In their update to the national infrastructure plan, the Government rightly refer to the preparations at Hinkley C. As a result of that work, a significant chunk of change has already been spent in the north Somerset economy. I hope that the same will follow in my constituency at Sizewell. I ask, however, that all Departments work together—I asked my right hon. Friend the Chancellor this the other day—and strain every sinew to enable these investment decisions by our partners, including EDF and others, and ensure that they can go ahead with certainty in respect of the next stages of development of nuclear power stations. I have not looked at the other projects, but I draw the attention of the House to the inquiry by the all-party group on off-gas grid that is about to be launched. At the moment, we are still not connecting enough people to the mains gas grid. Perhaps we should consider that as part of our inquiry in providing the Government with ideas.
I know that my hon. Friend Priti Patel will speak adroitly about rail. There is no question but that we need to invest in the infrastructure of the east of England, which we all believe has the opportunity to become the California of Europe, with its diverse economic centres, its focus on research and development, innovation, manufacturing and software, and its position as a key link to London. One of the things that the Government have to do—I am sure that they will under the new Transport Secretary—is continue the journey towards how we reduce costs. Rail desperately needs to be done in a cheaper way. I do not have the time to tell a story about the amount of time and cost involved when three MPs tried to be part of the ground-digging at a platform with our county councillors. It was all done in the interests of safety when common sense would have dictated otherwise for something that should have been as simple as walking along a pavement.
There are orders for rolling stock and other franchises, and we want to see some of that on the great eastern main line.
The A14 is a critical road connecting the midlands to the east of England. I know that the Government have been considering different options, but I would offer a word of caution. I do not think that many Conservative Members of Parliament are opposed to tolling for new capacity, but I am concerned, because we do not want the people of the east of England to end up as the sole pilots if those in other ports or key infrastructure areas throughout the country are not subject to potential tolling in the future. It is not just about the port of Felixstowe, in which Hutchison Whampoa has invested a lot of money, creating the deepest berths in the country and taking the biggest boats from around the world, but about ensuring that there is a level playing field when we introduce the plans, which I hope the Secretary of State will announce before the end of the year.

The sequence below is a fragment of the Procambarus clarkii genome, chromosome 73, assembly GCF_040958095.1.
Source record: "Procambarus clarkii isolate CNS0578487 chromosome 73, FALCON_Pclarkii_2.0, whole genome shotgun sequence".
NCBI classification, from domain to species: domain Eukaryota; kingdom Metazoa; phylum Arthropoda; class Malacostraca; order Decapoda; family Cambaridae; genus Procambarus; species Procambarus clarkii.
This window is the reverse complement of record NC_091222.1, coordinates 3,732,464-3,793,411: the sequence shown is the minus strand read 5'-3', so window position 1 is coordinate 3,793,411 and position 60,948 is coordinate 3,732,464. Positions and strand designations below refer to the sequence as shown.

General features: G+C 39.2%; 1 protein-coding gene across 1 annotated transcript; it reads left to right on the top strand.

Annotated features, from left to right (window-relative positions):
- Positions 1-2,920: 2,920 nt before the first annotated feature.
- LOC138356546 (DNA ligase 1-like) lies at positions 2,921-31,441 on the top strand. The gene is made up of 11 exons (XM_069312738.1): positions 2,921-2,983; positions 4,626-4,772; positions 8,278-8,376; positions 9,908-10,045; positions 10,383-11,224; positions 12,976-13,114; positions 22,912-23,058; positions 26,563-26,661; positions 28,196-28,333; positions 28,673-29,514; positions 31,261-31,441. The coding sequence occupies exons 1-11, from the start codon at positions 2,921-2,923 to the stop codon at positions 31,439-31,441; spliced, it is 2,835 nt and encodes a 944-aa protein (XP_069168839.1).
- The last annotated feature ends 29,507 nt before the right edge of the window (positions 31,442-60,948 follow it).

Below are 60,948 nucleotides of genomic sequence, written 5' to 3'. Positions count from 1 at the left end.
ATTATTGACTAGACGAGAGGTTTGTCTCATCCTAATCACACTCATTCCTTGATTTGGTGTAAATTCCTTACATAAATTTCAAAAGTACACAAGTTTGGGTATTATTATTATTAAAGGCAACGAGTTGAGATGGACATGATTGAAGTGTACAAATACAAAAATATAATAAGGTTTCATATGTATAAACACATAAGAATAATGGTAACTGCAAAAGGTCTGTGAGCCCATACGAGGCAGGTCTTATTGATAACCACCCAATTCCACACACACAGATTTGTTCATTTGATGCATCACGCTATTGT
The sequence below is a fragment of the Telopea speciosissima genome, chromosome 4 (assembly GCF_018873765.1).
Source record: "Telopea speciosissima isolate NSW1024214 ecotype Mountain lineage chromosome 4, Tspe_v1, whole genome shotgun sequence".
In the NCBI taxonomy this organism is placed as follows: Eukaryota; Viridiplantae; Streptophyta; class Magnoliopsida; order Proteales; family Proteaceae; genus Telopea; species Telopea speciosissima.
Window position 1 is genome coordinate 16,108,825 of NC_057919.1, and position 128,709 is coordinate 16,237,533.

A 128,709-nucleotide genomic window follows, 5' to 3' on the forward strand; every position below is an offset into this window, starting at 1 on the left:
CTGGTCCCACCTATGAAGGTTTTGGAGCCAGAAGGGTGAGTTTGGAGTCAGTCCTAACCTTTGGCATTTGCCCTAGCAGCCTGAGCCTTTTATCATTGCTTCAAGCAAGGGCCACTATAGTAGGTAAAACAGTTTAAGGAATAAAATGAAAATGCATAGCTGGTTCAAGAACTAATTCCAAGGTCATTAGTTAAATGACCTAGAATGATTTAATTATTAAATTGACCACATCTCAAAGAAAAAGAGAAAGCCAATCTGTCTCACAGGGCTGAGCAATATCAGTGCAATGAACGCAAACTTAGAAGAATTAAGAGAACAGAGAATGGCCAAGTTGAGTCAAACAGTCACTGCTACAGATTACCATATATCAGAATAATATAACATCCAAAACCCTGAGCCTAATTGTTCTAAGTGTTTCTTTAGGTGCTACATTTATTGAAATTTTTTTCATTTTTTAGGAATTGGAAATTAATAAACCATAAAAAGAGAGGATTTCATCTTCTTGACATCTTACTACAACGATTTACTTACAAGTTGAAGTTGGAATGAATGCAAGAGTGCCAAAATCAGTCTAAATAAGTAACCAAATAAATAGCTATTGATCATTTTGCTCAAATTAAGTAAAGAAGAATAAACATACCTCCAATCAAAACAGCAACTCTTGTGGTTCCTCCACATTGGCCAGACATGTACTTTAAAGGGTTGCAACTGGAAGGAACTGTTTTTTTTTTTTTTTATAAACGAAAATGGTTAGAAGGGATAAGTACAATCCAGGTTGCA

It is key that money is spent on assets that will be used. That may seem like a ridiculous thing to say and I may be a lonely voice, but business people regularly complain to me about empty property rates. I have been trying to persuade the Government that they should put their scarce resources—while allowing for some time to find new tenants—into assets that generate wealth, not assets that are sitting empty and not producing. That is a key point.
One of the most inspired decisions of the Government reshuffle was the appointment of Paul Deighton, the chief executive of the London Organising Committee of the Olympic Games and Paralympic Games who presided over the great delivery of the Olympics and Paralympics, of which we are all proud. He is certainly not a bulldozer—I see him as a bridge builder—but I notice that he has been given a remit to do whatever it takes to clear away not the cobwebs but the barriers, in order to make sure that the national infrastructure plan is delivered. The Government may also wish to take note of his friend, Sir John Armitt, the chairman of the Olympic Delivery Authority, which built the infrastructure that put in place as many small projects as possible, not just the big games in town. On that note, I am delighted to support the Bill’s Second Reading.